Noise generated at the tyre/road interface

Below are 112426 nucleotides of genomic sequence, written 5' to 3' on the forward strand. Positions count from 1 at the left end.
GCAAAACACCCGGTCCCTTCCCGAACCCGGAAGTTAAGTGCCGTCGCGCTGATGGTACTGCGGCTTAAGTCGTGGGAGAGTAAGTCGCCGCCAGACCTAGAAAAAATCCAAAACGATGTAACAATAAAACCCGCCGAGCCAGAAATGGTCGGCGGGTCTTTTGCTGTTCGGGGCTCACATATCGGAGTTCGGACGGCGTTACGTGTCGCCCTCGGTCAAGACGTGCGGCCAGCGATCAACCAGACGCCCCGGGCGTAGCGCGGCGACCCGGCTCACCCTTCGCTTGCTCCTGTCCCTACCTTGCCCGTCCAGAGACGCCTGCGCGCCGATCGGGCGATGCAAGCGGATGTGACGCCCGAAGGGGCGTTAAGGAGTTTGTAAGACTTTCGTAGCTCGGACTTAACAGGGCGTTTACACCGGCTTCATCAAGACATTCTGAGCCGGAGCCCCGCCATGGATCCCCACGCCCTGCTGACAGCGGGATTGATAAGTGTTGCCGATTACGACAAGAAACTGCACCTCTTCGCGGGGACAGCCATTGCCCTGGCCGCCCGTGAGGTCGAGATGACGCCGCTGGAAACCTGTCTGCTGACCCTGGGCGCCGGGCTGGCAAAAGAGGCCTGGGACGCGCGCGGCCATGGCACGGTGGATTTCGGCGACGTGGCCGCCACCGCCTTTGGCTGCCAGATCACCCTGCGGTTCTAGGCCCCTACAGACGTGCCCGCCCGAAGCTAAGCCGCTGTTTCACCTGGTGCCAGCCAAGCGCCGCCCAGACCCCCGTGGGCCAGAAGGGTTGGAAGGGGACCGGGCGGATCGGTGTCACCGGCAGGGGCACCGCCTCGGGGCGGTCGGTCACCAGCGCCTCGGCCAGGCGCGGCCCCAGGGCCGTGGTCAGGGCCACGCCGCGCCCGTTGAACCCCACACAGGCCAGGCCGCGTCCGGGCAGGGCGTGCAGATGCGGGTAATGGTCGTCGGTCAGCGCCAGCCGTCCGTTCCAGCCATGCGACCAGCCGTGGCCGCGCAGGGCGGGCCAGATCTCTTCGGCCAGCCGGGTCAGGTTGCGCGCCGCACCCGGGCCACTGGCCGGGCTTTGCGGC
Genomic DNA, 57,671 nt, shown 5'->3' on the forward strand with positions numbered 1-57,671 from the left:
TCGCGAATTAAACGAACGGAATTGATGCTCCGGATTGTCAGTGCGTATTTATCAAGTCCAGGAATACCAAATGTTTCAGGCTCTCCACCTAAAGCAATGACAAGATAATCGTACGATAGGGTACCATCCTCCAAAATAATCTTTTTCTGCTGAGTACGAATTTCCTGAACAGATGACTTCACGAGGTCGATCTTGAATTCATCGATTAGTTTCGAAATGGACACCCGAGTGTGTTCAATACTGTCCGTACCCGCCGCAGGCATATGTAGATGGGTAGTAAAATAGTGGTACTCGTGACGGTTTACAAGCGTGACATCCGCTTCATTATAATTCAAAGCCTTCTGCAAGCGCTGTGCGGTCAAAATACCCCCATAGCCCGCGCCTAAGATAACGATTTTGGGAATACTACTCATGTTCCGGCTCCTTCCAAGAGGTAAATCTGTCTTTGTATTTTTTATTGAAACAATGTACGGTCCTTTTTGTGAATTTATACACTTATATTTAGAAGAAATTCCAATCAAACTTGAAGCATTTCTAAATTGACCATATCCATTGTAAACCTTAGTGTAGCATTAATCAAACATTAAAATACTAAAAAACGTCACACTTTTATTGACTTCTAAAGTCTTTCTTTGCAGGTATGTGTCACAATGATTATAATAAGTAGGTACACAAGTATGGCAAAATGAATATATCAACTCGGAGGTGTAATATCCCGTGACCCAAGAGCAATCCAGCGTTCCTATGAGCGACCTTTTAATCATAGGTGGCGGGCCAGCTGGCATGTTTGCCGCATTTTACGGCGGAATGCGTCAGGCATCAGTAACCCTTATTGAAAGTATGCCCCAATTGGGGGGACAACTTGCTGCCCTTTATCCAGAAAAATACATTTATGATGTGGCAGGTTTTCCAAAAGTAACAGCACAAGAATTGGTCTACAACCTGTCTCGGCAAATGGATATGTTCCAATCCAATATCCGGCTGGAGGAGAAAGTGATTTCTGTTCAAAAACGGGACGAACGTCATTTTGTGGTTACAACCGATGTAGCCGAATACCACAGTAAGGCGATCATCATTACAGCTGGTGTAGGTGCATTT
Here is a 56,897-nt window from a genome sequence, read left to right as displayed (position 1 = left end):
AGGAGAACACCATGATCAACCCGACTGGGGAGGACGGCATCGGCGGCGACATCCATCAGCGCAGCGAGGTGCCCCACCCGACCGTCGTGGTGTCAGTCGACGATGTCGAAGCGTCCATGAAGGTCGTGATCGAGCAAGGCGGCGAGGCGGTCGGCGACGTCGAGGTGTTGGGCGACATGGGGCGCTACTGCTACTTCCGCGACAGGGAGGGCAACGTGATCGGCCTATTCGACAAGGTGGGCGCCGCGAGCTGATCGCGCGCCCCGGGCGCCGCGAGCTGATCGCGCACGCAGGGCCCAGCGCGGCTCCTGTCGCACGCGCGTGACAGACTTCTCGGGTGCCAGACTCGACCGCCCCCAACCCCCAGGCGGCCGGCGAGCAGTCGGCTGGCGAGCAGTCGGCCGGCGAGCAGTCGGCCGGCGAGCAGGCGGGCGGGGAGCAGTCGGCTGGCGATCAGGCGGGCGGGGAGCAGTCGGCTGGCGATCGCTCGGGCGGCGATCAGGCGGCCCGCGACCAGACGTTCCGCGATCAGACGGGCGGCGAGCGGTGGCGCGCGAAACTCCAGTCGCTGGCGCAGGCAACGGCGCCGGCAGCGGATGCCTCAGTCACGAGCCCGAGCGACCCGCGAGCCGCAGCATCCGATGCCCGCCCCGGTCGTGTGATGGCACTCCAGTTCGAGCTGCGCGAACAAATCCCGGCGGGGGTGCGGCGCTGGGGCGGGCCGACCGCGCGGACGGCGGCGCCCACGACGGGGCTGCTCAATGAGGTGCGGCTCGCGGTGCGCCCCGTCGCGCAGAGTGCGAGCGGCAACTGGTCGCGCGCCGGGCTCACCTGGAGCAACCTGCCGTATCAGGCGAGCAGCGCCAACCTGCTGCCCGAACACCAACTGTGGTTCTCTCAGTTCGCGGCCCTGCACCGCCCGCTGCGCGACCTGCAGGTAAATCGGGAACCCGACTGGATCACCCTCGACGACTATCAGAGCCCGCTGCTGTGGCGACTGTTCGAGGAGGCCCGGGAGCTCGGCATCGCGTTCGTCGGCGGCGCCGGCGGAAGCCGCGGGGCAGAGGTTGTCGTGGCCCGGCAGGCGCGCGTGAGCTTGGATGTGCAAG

The work described in this thesis is directed towards the reduction of tyre/road interface noise and embodies a study of the factors involved in its generation. These factors comprise: (a) materials and construction of tyres and road surfaces (b) the spectral distribution of the noise. The importance of this work has become greater with reduction in engine noise. A review of the literature shows what has been achieved so far, and stresses the importance of maintaining other desirable tyre properties such as adhesion in wet conditions. The work has involved an analysis of mechanical factors in tyre construction and the behaviour of road surfaces. Measurements on noise have been carried out under practical conditions and also on replica surfaces in the laboratory, and in addition tests of wet road adhesion have been carried out with a variety of road surfaces. Consideration has been given to the psychological effects of the spectral distribution of noise. A major part of the work under-taken has been the development of a computer program, the results of which have made it possible to design a tyre tread block pattern to give an optimum spectral distribution. Sample tyres built to this design have been subjected to noise measurements and these have been shown to agree closely with the theoretical prediction and other properties of this tyre have proved to be satisfactory.